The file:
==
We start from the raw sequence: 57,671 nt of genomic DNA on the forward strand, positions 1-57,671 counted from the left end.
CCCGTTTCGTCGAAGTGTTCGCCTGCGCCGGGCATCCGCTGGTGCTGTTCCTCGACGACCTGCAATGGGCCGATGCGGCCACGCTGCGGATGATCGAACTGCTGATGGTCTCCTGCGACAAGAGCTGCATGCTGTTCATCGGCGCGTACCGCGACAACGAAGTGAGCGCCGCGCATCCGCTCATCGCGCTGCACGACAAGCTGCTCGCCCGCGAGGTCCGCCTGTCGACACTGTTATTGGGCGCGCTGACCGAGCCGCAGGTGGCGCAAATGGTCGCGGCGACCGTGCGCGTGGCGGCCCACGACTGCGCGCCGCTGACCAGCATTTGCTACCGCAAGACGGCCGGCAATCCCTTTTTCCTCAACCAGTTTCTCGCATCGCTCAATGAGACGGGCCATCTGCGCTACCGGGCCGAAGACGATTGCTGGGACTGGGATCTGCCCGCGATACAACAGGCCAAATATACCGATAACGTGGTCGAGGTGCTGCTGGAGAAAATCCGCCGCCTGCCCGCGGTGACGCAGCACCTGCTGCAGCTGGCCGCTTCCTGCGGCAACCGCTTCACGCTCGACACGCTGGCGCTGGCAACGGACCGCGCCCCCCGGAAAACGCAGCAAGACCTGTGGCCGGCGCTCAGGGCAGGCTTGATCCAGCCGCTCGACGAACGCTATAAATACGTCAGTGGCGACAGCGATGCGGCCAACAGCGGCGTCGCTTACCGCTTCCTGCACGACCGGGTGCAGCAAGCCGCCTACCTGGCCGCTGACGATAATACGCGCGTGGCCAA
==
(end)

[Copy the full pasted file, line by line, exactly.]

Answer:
We start from the raw sequence: 57,671 nt of genomic DNA on the forward strand, positions 1-57,671 counted from the left end.
CCCGTTTCGTCGAAGTGTTCGCCTGCGCCGGGCATCCGCTGGTGCTGTTCCTCGACGACCTGCAATGGGCCGATGCGGCCACGCTGCGGATGATCGAACTGCTGATGGTCTCCTGCGACAAGAGCTGCATGCTGTTCATCGGCGCGTACCGCGACAACGAAGTGAGCGCCGCGCATCCGCTCATCGCGCTGCACGACAAGCTGCTCGCCCGCGAGGTCCGCCTGTCGACACTGTTATTGGGCGCGCTGACCGAGCCGCAGGTGGCGCAAATGGTCGCGGCGACCGTGCGCGTGGCGGCCCACGACTGCGCGCCGCTGACCAGCATTTGCTACCGCAAGACGGCCGGCAATCCCTTTTTCCTCAACCAGTTTCTCGCATCGCTCAATGAGACGGGCCATCTGCGCTACCGGGCCGAAGACGATTGCTGGGACTGGGATCTGCCCGCGATACAACAGGCCAAATATACCGATAACGTGGTCGAGGTGCTGCTGGAGAAAATCCGCCGCCTGCCCGCGGTGACGCAGCACCTGCTGCAGCTGGCCGCTTCCTGCGGCAACCGCTTCACGCTCGACACGCTGGCGCTGGCAACGGACCGCGCCCCCCGGAAAACGCAGCAAGACCTGTGGCCGGCGCTCAGGGCAGGCTTGATCCAGCCGCTCGACGAACGCTATAAATACGTCAGTGGCGACAGCGATGCGGCCAACAGCGGCGTCGCTTACCGCTTCCTGCACGACCGGGTGCAGCAAGCCGCCTACCTGGCCGCTGACGATAATACGCGCGTGGCCAA